Incentivising staff in these challenging economic times is more important than ever as employers look to increase productivity and get more “bang for their buck”. Similarly, the cost of recruitment often means that it is more cost-effective to retain existing staff who are performing well, rather than recruit new staff.
However, all of this is difficult to do when there is little money available for the pay rises that have traditionally been the most common way to incentivise staff, meaning that employers increasingly need to consider more creative solutions.
Options for employers to incentivise staff without offering pay rises:
One option is to offer additional holidays. If there is little work available for employees this could be a useful way to incentivise them without incurring extra costs for the business, as staff would have to be paid if they were at work, even if there were no work available. Further, businesses looking to save costs could allow employees to buy additional holiday, in excess of their existing entitlement.
Another option is for employers to introduce a flexible benefits/salary-sacrifice scheme. If some benefits are already provided, employers could introduce additional benefits and allow employees to choose a certain number of the benefits on a list. The recent rise in national insurance contributions makes the benefits of salary-sacrifice arrangements even more attractive. Salary sacrifice allows employees to give up some of their pre-tax earnings in exchange for benefits such as pension contributions, cycle-to-work schemes and childcare vouchers. By paying for these benefits out of pre-tax salary, employees can reduce the amount of income tax they pay, and, at the same time, their employer can reduce its national insurance contributions, often passing on these savings to employees. A large number of companies have introduced salary-sacrifice schemes, providing both financial benefits and greater choice for employees, and staff satisfaction levels have risen as a result.
In many industries and workplaces, a great way to incentivise staff is to introduce a bonus scheme. Employers will need to consider carefully how the scheme will operate, so that by rewarding employees for producing or selling larger quantities, quality does not suffer. One way would be to include subjective as well as objective assessments of their performance, for example, linking their bonus to their performance reviews. The main advantage that this has over the other options is that the scheme can be largely self-funding: indeed, a significant increase in employees’ productivity could result in the employer paying less under the bonus scheme than the additional revenue that is generated.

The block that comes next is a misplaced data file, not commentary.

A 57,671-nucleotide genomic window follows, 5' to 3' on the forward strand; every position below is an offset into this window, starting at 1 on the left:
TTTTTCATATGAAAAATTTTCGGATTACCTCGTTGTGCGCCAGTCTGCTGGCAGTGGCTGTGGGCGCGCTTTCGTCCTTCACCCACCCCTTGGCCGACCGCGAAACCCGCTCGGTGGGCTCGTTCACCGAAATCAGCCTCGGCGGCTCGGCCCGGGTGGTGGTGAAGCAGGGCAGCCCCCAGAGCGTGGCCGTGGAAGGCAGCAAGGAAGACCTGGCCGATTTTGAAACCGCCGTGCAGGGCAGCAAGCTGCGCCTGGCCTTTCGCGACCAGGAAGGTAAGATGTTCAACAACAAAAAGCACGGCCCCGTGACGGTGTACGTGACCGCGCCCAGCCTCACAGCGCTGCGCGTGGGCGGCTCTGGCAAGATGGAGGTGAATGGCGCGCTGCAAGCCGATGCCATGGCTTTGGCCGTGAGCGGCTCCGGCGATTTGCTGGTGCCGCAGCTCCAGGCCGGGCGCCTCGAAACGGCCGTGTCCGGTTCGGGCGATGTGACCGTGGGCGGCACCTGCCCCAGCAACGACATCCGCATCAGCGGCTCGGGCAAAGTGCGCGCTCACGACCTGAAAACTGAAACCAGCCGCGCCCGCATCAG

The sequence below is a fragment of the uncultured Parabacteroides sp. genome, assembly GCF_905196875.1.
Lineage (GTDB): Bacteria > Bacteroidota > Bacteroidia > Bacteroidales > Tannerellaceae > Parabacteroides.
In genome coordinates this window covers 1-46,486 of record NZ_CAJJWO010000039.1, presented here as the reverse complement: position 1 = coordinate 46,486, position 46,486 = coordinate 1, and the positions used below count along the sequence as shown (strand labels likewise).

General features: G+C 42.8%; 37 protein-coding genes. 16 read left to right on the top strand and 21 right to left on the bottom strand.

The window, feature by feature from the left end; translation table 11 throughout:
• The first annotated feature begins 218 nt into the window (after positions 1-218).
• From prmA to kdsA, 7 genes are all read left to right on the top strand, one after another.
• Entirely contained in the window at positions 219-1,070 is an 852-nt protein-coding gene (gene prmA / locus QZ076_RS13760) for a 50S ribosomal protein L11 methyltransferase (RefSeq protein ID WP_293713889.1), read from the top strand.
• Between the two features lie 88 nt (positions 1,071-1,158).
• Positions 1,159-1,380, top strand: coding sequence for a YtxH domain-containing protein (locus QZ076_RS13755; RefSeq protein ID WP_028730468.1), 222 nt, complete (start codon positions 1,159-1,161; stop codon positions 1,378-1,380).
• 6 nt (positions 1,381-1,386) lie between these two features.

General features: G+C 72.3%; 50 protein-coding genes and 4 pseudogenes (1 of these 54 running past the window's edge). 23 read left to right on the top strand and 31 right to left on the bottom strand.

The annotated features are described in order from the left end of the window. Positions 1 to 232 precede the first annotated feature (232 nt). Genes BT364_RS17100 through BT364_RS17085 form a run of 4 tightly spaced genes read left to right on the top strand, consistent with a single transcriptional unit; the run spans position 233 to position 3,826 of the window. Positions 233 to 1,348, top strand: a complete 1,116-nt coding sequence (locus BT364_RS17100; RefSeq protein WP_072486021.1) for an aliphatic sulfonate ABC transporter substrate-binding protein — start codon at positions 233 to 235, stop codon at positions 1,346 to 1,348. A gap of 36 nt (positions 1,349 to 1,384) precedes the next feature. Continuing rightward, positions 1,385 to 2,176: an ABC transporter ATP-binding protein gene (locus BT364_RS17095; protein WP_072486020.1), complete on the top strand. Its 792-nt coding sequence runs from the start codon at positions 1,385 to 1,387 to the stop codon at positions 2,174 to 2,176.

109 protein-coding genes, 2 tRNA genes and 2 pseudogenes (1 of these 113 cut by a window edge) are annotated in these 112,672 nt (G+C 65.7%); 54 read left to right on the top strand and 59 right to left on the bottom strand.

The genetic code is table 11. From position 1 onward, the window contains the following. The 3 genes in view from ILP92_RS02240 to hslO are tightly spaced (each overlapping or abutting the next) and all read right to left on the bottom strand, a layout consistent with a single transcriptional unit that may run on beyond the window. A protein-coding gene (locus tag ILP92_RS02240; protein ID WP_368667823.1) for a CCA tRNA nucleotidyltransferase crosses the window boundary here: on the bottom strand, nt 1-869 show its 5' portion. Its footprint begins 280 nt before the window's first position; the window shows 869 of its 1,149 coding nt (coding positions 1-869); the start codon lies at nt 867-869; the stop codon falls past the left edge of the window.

Companies should also consider using HM Revenue & Customs approved share plans. Many companies make the most of Save As You Earn schemes and Share Incentive Plans, which are tax-efficient, all-employee share plans. Such plans can fit with a corporate strategy of encouraging ownership of the company’s shares by employees at all levels, but in a tax-efficient manner.
Given the limited scope for salary increases in the current economic climate, it is vital that businesses explore the whole range of benefits and tax advantages available to them and their employees.
Finally, employers should remember the importance of incentivising employees by ensuring good management of them and their progression. A strong performance culture, coupled with opportunities for development and praise where it is due, go a long way to help retain staff and cost very little.
Michael Carter, partner and head of employee incentives, and Helen Ward, associate, Addleshaw Goddard LLP